High Quality Chainsaw Bars Husqvarna Toys

HELP! MS440 crankshaft heat color

Stump Shot

Disciple of Monkey's
GoldMember
Local time
8:51 AM
User ID
1377
Joined
Jun 5, 2016
Messages
31,120
Reaction score
194,436
Location
Northwoods of Wisconsin
Country flag
Seen it on hundreds of older saws too.

Consider this Steve....if the connecting rod became so hot that it glowed cherry red (which is what it would take to change it's color), would the thin sheetmetal cage that is part of the rod bearing not melt?

The answer is yes. It would melt, and ooze out from between the crank and the rod. I've seen that too BTW.
Didn't care to extrapolate much on this as it was my day and had so much time to burn.
For starters, when steel glows red it leaves behind a black scale, think of a blacksmith here or new hot rolled metal when you get it.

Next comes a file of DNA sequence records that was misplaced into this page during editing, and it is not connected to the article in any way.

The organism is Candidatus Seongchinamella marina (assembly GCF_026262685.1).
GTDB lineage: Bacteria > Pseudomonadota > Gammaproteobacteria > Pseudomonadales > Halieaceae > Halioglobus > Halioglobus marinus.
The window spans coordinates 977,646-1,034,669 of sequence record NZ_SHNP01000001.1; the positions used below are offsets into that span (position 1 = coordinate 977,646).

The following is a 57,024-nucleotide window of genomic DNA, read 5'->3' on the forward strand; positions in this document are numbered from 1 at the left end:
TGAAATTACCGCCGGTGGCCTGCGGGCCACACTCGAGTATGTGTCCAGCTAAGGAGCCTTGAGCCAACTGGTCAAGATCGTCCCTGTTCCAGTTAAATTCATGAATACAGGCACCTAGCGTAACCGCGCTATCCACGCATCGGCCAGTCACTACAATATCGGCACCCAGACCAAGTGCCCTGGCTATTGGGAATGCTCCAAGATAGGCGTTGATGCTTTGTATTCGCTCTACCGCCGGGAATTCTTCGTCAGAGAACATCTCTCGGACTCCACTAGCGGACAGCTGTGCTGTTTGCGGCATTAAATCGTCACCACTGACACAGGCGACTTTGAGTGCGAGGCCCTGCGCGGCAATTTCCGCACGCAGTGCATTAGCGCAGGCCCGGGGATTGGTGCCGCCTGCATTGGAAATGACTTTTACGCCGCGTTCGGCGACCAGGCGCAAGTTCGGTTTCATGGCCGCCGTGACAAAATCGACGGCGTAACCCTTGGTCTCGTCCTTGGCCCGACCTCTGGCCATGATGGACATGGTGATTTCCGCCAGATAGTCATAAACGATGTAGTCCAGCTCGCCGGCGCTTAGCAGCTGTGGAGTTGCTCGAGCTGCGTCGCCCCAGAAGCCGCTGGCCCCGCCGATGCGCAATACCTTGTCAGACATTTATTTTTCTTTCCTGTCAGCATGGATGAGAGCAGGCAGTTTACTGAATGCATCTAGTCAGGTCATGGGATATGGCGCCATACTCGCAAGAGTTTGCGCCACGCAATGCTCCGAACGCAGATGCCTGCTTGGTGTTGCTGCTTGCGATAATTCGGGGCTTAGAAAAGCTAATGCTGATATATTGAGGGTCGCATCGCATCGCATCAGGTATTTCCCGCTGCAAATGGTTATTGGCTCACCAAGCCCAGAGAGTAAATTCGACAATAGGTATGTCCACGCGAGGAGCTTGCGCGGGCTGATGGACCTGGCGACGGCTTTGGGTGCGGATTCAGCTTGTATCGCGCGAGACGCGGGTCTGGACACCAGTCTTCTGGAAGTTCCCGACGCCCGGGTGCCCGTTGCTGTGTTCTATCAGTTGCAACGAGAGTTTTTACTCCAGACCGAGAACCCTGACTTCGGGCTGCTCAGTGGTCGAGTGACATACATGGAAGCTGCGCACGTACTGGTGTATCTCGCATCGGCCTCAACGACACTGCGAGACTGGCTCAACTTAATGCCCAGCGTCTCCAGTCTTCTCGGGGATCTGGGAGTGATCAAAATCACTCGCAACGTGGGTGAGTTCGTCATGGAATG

Think of turning colors like if you cut too fast with a drill press or a lathe for example and get a colored chip coming off, nothing glowed red hot to achieve the steel to change color in this fashion.
Turning colors happens much before this, as a red glow starts at 1,000F up to 1,500F goes to orange at 1,600F to 1,900F and yellow 2,000F+.

Here's a color chart giving the degree level reached when observed.
main-qimg-12c59d06e847edab5182f4fc0f3f4fdc-lq.jpg

Here's a pic of my 660 that made 2 test cuts besides idle time and tune.
IMG_20230529_064738488.jpg